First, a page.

Even in environmentally conscious Scandanavia, it’s hard to sell electric vehicles (EV). That’s in part due to the people selling them. “Dealerships and sales personnel pose a significant barrier for [EV] uptake,” states a study published in May in the journal Nature. “Dealers have little to no incentive to properly sell EVs, even in a Nordic region so steadfastly committed to decarbonizing transport.”

To study this, Danish university researchers sent undercover shoppers to visit 82 car dealerships in Denmark, Finland, Iceland, Norway and Sweden. Buyers were asked to remain neutral with no initial inclination toward any type of vehicle. Over the course of 126 car-shopping encounters, the researchers quantified sellers’ interactions with the buyers. They found that salespeople tended to systematically misinform shoppers about EVs, if not dismiss or ignore EVs entirely (77% of the time). In the minority of cases when EVs were mentioned, most steered buyers toward gasoline or diesel vehicles.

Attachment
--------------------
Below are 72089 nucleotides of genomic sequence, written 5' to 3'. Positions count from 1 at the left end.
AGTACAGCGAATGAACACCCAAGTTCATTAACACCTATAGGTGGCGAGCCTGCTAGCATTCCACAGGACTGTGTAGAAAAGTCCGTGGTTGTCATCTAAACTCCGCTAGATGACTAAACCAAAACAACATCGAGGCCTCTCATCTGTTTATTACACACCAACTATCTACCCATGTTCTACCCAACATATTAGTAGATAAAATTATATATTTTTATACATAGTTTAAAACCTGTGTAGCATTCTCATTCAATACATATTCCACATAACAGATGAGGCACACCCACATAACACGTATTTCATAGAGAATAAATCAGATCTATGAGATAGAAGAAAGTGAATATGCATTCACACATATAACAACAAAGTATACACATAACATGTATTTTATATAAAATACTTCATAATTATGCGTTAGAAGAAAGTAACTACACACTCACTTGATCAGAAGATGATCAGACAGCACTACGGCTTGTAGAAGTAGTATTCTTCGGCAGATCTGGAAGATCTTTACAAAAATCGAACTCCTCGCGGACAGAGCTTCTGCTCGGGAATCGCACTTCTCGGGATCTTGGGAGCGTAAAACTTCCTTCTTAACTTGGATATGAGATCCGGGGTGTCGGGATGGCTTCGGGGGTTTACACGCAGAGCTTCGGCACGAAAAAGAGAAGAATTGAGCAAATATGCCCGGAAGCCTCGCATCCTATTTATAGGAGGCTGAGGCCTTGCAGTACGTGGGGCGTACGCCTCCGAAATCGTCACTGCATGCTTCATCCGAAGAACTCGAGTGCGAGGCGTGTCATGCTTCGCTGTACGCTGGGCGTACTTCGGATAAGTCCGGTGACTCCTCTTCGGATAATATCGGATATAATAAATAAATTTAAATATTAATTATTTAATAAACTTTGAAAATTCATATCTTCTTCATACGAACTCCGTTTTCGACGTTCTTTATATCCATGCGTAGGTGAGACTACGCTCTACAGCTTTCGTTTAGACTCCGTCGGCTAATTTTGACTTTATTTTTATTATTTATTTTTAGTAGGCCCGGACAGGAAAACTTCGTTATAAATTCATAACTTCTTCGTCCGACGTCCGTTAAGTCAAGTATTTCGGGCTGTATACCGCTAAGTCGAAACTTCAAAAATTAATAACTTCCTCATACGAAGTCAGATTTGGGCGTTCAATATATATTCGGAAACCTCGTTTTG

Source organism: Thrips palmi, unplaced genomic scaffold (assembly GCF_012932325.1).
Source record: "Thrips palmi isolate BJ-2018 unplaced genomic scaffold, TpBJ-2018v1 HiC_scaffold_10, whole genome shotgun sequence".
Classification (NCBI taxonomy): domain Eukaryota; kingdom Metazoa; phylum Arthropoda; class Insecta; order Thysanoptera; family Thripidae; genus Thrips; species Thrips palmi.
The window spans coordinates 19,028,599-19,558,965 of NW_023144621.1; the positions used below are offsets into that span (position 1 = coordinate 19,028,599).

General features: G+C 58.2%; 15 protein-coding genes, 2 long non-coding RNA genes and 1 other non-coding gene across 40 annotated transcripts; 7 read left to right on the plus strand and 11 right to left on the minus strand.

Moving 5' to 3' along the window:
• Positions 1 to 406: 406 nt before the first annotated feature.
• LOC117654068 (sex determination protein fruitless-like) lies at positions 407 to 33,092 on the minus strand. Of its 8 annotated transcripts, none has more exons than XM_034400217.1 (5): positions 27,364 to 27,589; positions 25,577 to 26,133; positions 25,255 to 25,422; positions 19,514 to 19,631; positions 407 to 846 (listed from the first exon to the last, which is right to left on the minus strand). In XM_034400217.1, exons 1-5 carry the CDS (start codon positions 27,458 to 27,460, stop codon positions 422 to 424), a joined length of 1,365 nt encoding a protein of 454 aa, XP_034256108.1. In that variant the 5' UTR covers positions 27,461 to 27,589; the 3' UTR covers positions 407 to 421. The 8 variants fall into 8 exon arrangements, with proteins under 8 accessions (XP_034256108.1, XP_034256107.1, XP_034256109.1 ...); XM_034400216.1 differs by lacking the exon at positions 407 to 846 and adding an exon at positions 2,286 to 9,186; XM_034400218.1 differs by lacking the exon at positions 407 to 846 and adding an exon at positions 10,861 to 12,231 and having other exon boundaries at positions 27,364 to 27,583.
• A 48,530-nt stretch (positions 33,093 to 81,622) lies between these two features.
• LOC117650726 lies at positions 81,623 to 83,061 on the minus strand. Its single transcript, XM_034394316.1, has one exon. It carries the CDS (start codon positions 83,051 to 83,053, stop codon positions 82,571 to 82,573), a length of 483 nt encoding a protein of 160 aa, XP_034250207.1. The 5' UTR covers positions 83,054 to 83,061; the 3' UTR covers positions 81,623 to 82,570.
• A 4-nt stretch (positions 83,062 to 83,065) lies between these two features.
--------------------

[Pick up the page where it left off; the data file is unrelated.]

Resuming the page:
Part of it was unfamiliarity: The researchers recorded conversations, and found that many sales staff lacked knowledge of electric drive technology. But deliberate misinformation was rife. “Do not buy this [EV] it will ruin you, it will ruin you financially,” said one quote from the sales process. “We have this electric vehicle [but] it only goes 80 km,” said another, falsely.

Changing this will require carrots as well as sticks for dealers, argue the authors. Selling an EV can take two to four times longer, as many customers outside the early adopter set are not yet familiar with the technology. Profits on EV sales can also be lower than standard cars, as well, leading sellers to push conventional models. (Premium cars and SUVs tend to command higher profit margins than passenger vehicles, and not all EV models turn a profit for their manufacturers.)

EVs should reach price parity with conventional vehicles around 2025, and the economics should then change dramatically, since electric cars will then both cost less to make and operate. But as nations gear up for bans on internal combustion engines in the coming decades, and incentivize EV manufacturers with millions of dollars, they can’t forget about one of the most crucial steps: the point of sale.